In more than 25 years of writing about the airline industry, one of the most prescient forecasts we ever heard was also one of the first, made in the early 1980s at a Washington seminar for reporters trying to learn about the business. The speaker was L. Welch Pogue, a Washington lawyer who for many years was chairman of the Civil Aeronautics Board. That’s the federal agency that ruled on airline routes and fares until Congress and the Carter administration began deregulating them in 1978.
Pogue asserted matter-of-factly that unfettered competition would lead eventually to an airline oligopoly, or a handful of very large companies controlling the market. One of the reporters had the courage to admit he (and probably the rest of us) had never heard the word. Over the years, we have learned all too well what it means.
Three decades into deregulation, many observers believe an oligopoly is already in control and about to grow in market power. Delta is buying Northwest. US Airways and United are discussing a merger. If American and Continental remain independent, what were in the 1970s almost two dozen major airlines (and known today as the Big Six legacy carriers) could be the Really Big Four.
Pogue and others didn’t predict as definitively the success of a handful of new entrants, which deregulators hoped would provide new competition. For many Philadelphia travelers, it has worked out that way, with the region’s large population attracting service by discount airlines.
Southwest was just a few years old in 1978, flying a Texas intrastate route system. Southwest has grown steadily to occupy a ranking that still surprises many people: It carries more passengers than any other U.S. airline (American still has the most revenue).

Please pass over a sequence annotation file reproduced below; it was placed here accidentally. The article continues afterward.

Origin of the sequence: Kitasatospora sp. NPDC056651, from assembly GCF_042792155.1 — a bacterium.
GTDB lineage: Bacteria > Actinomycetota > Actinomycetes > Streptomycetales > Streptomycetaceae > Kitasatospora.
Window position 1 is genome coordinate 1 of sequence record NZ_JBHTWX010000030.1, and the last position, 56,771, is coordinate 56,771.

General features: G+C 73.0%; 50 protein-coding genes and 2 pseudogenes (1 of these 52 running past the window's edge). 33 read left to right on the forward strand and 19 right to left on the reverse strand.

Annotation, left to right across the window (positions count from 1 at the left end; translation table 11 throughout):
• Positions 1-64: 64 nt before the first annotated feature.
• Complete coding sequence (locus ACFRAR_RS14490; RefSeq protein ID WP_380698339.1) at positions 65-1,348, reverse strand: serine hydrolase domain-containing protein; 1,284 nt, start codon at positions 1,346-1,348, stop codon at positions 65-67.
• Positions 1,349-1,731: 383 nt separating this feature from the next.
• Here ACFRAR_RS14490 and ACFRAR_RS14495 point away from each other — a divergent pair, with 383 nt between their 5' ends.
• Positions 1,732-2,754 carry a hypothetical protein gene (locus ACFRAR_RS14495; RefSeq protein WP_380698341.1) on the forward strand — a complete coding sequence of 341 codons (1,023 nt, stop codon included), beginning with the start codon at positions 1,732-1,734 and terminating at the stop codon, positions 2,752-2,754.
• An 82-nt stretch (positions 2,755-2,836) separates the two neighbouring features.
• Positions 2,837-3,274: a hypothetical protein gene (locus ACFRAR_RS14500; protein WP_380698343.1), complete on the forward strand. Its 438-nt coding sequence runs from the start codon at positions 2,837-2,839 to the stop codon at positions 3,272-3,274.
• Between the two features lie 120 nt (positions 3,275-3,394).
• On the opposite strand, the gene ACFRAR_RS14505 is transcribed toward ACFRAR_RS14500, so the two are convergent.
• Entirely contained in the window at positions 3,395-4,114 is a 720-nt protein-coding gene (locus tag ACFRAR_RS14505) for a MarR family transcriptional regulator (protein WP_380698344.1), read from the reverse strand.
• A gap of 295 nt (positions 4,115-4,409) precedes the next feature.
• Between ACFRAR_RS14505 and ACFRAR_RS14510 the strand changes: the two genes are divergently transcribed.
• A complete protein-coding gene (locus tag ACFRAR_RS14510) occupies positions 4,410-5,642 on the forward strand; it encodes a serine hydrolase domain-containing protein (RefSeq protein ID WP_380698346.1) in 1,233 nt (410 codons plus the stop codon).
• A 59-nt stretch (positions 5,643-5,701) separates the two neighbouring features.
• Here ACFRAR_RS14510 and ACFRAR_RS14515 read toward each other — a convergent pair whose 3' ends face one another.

Almost 200 other new-entrant airlines have come and gone. But AirTran, Alaska, JetBlue, Midwest, Spirit and a few others, along with Southwest, have grown enough to have more than a third of the customers. These not-so-little guys provide competition to the majority of U.S. residents because they serve most metro areas.
The problem when you have an airline oligopoly, however, is that we are left with little or no competition to many smaller cities and on the nonstop hub-to-hub routes of the largest carriers. That has created the vast disparity in fares that seems to make no sense. When the old CAB set fares, they were based primarily on distance. Now they are based entirely on who’s competing against whom.
Take flights between US Airways hubs in Philadelphia and Charlotte. A ticket for a trip out on a Monday and back the next day, bought more than two weeks in advance, can range from $175 to $700, according to an Orbitz search.
The lower price is for using four flights, two in each direction, on Northwest through Detroit that take five to six hours. The $700 fare is for buying a ticket from United for nonstop flights operated by US Airways under their code-sharing alliance. If you buy the same ticket from US Airways, the price is $374.
(Why there’s such a disparity between these “partners’ ” fares is something we’ll have to explain in a future column – if we can figure it out.)
The price range for this hypothetical trip is even more mind-boggling for a ticket bought last week, departing this morning and returning tomorrow night. AirTran will take you to Charlotte by way of its Atlanta hub for just over $200. Nonstop flights on US Airways, bought from either US Airways or United, would cost $1,761. Of course, that does include Orbitz’s $5 service fee.
The nonstop fare is not a misprint – more than $1,700 for a 900-mile round-trip. Airline executives are fond of saying that flights, adjusted for inflation, cost half as much today as they did before deregulation. But that’s an average that means nothing to someone who needs to travel on short notice on hub-to-hub routes of the Big Six airlines or to many smaller cities.
Everyone without access to a private jet should fervently hope that in a post-merger world, having four mega-airlines will not make such fare differences even more dramatic.